Sunday, October 21, 2007

Everything is Possible with Hope (Pearls of Wisdom from Mikimoto)

Marilyn might have sang that diamonds are a girl's best friend, but I've always been a pushover for pearls.

I'm especially partial to Mikimoto, the brand that is to pearls what Tiffany is to diamonds. Iconic. Classic. Overpriced.

In spite of the inflated price tag, I've had a yen to own a strand of Mikimotos ever since I first laid eyes on them on our first trip to Japan more than 20 years ago. But, alas, the closest I come to Mikimoto is their weekly ad in the New York Times Sunday Styles section.

With this in mind, I don't quite get why I found Sunday's ad (see below) a turnoff. How could I find fault with Mikimoto's "pearl of wisdom" ad copy, "Everything is possible with hope"? (Well, not to get picky, but is that really true? City of Hope's slogan, "There is always hope" is more accurate.)

And what could be more generous than Mikimoto donating 20% of the overpriced bracelet's $980 price tag to "fund the fight against breast cancer"? (Well, technically, the money is going to support the Young Survival Coalition, an excellent nonprofit dedicated to "action, advocacy and awareness," not research as the ad implies.)

Perhaps it's the pink thread that rubs me the wrong way. Call me old fashioned, but I think the thread used to individually knot pearls should be a subtle functional element, not a tacky design element.

Or maybe it's the yellow gold clasp and ribbon charm that's getting my goat. Mikimoto, like Tiffany, has always been partial to the understated elegance of white gold or platinum, and the yellow gold seems just a bit gaudy.

But I think the thing that really bugs me about the bracelet is its crass combination of conspicuous consumerism with conspicuous causes, or as Mikimoto puts it, "a luxe take on the cause."

What's next? Driving for the cause with a pink Cadillac embellished with ribbons? Vamping for the cause in pink Jimmy Choos?

Why does all of this make me a little blue instead of tickled pink? I'd love to hear your thoughts on this issue.

Click on ad below to enlarge.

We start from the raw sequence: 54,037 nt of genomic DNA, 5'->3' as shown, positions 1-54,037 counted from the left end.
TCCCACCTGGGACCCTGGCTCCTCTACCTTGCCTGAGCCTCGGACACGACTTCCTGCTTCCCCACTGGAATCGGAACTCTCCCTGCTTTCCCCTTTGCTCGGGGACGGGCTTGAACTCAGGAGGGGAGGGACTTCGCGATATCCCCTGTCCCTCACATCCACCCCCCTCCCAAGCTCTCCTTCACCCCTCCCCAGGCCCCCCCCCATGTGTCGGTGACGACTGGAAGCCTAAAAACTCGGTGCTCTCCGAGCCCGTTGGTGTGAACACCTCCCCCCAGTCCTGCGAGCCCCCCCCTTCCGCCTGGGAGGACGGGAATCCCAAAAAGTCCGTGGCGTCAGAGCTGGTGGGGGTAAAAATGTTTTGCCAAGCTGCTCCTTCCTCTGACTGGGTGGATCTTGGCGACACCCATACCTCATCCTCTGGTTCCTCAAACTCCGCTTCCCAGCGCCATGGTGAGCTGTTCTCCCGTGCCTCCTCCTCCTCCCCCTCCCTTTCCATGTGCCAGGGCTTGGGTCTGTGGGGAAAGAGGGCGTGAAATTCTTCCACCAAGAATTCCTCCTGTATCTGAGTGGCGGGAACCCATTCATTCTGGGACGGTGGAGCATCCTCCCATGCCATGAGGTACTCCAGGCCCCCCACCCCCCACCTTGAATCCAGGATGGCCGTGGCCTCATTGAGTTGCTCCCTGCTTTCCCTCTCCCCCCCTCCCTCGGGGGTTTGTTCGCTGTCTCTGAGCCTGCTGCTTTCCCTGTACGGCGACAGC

11 comments:

Janet Aird said...

I think it's pretentious, too. What I can't stand is when companies throw in some French word to up the snob value.

Susan Carrier said...

EEEK! I just realized that other purveyors of luxury goods have jumped on the band wagon: Cartier, Van Cleef, Baccarat, etc.


http://www.shopdiary.com/2006/09/30/pink-luxe-buys/#more-164

Susan Carrier said...

PS And since October is Breast Cancer Awareness month, you can even eat chocolate for the cause, thanks to a partnership between Hersheys and the Young Survival Coalition.

Suzy keleher said...

Is it really an opportunity for raising money for a good cause or raising profits and sales for the owners? By purchasing such items, is it really an opportunity to show that a person supports a good cause or just another way flaunt wealth? I am all for fund raisers but, to me, giving is supposed to be done in secret. If the person really wanted to support the cause and could afford the pearls, why not just donate the whole price of the pearls directly to the cause? Maybe we should have such incentives for giving blood. Thought provoking. Love you, Suze PS Pearls have always been my ultra fave too!

Susan Carrier said...

Thanks for helping me to articulate my reaction.

Suze, one of my first and fondest memories of you is sitting on the bunk bed in your dorm room and admiring the pearls that your dad purchased for you in Hawaii.

Karen said...

Interesting thoughts, Susan. I saw that ad, too, and noticed that it went well with the story in the same section about a NYC society maven who combines her philanthropy with being an "it" girl in high snob-appeal social circles. Her husband was rather critical of her.

Susan Carrier said...

Yes, you're absolutely right about the similarities between the article and the ad.

suzy keleher said...

Oh thank you thank you for reminding me of that precious time and of him! He also got me a necklace with a rare shell that can only be found in Hawaii! It looks like the eye of God in outer space...also a rare phenomenon. Like my Dad himself! Love you...

Emmy said...

yeah, when did it become acceptable to use cancer as a marketing tool?

Suzy Keleher said...

on the other hand...maybe some folks would not part with their proliferate pennies if they did not have a motivating trinket to entice them to do so...so let them buy the baubles if it means more money to the non-profits! love, suze

Lilli said...

I would love to see a case study on the marketing of breast cancer. Obviously, any cancer is a horrible thing, but it fascinates me how the pink ribbon is now used to market so many products to women.

The good news is, this demonstrates that companies realize how much buying power women have, and that being socially responsible sells. But it still proves that the money, whether it goes to a non-profit or a for-profit, still goes to those with the most sophisticated marketing effort.